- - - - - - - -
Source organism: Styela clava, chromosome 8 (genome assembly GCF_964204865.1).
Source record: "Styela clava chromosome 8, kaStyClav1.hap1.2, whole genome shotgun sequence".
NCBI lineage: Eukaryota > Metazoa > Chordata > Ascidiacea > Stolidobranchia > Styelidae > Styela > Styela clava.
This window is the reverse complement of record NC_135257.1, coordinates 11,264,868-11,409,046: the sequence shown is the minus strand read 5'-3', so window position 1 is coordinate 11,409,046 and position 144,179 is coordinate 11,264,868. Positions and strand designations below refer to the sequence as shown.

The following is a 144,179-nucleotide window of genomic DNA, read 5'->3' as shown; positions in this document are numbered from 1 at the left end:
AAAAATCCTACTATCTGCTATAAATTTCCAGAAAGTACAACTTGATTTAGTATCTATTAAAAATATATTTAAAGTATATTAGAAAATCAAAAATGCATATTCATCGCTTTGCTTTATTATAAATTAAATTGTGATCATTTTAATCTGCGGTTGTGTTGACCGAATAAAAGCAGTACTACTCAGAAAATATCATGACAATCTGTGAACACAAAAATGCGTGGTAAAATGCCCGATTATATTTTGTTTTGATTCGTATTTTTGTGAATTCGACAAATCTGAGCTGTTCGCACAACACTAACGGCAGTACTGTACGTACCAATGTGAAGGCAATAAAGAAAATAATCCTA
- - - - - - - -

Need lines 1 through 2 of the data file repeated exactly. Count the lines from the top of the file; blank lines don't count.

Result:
Source organism: Styela clava, chromosome 8 (genome assembly GCF_964204865.1).
Source record: "Styela clava chromosome 8, kaStyClav1.hap1.2, whole genome shotgun sequence".